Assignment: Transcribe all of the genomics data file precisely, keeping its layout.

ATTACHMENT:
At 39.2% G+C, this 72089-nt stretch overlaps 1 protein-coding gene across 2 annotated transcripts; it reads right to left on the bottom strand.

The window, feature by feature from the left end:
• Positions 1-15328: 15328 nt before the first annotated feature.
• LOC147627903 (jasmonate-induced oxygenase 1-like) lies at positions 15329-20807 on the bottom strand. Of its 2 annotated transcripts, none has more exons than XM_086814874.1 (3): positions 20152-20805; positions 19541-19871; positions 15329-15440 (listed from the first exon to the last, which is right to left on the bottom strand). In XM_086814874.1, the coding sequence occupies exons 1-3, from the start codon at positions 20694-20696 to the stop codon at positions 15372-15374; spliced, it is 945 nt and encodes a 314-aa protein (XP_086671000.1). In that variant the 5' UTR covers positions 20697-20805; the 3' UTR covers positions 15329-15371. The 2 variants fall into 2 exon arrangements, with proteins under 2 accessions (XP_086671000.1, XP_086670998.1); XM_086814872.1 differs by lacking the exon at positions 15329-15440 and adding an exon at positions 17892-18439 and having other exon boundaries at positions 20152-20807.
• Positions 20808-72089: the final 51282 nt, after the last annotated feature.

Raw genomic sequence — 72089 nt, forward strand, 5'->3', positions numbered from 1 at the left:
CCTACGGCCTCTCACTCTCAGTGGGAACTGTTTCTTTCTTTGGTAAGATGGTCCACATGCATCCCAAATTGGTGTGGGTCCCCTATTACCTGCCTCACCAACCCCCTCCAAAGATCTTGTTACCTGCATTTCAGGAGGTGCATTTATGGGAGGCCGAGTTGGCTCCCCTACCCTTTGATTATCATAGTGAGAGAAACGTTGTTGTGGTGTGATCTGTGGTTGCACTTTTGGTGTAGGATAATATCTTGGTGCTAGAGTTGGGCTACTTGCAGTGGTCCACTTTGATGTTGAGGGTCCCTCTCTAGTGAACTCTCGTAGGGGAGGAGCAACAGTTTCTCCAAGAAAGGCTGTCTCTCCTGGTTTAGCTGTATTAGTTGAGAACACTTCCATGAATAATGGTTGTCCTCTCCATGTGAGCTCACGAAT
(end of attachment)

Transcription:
At 39.2% G+C, this 72089-nt stretch overlaps 1 protein-coding gene across 2 annotated transcripts; it reads right to left on the bottom strand.

The window, feature by feature from the left end:
• Positions 1-15328: 15328 nt before the first annotated feature.
• LOC147627903 (jasmonate-induced oxygenase 1-like) lies at positions 15329-20807 on the bottom strand. Of its 2 annotated transcripts, none has more exons than XM_086814874.1 (3): positions 20152-20805; positions 19541-19871; positions 15329-15440 (listed from the first exon to the last, which is right to left on the bottom strand). In XM_086814874.1, the coding sequence occupies exons 1-3, from the start codon at positions 20694-20696 to the stop codon at positions 15372-15374; spliced, it is 945 nt and encodes a 314-aa protein (XP_086671000.1). In that variant the 5' UTR covers positions 20697-20805; the 3' UTR covers positions 15329-15371. The 2 variants fall into 2 exon arrangements, with proteins under 2 accessions (XP_086671000.1, XP_086670998.1); XM_086814872.1 differs by lacking the exon at positions 15329-15440 and adding an exon at positions 17892-18439 and having other exon boundaries at positions 20152-20807.
• Positions 20808-72089: the final 51282 nt, after the last annotated feature.

Raw genomic sequence — 72089 nt, forward strand, 5'->3', positions numbered from 1 at the left:
CCTACGGCCTCTCACTCTCAGTGGGAACTGTTTCTTTCTTTGGTAAGATGGTCCACATGCATCCCAAATTGGTGTGGGTCCCCTATTACCTGCCTCACCAACCCCCTCCAAAGATCTTGTTACCTGCATTTCAGGAGGTGCATTTATGGGAGGCCGAGTTGGCTCCCCTACCCTTTGATTATCATAGTGAGAGAAACGTTGTTGTGGTGTGATCTGTGGTTGCACTTTTGGTGTAGGATAATATCTTGGTGCTAGAGTTGGGCTACTTGCAGTGGTCCACTTTGATGTTGAGGGTCCCTCTCTAGTGAACTCTCGTAGGGGAGGAGCAACAGTTTCTCCAAGAAAGGCTGTCTCTCCTGGTTTAGCTGTATTAGTTGAGAACACTTCCATGAATAATGGTTGTCCTCTCCATGTGAGCTCACGAAT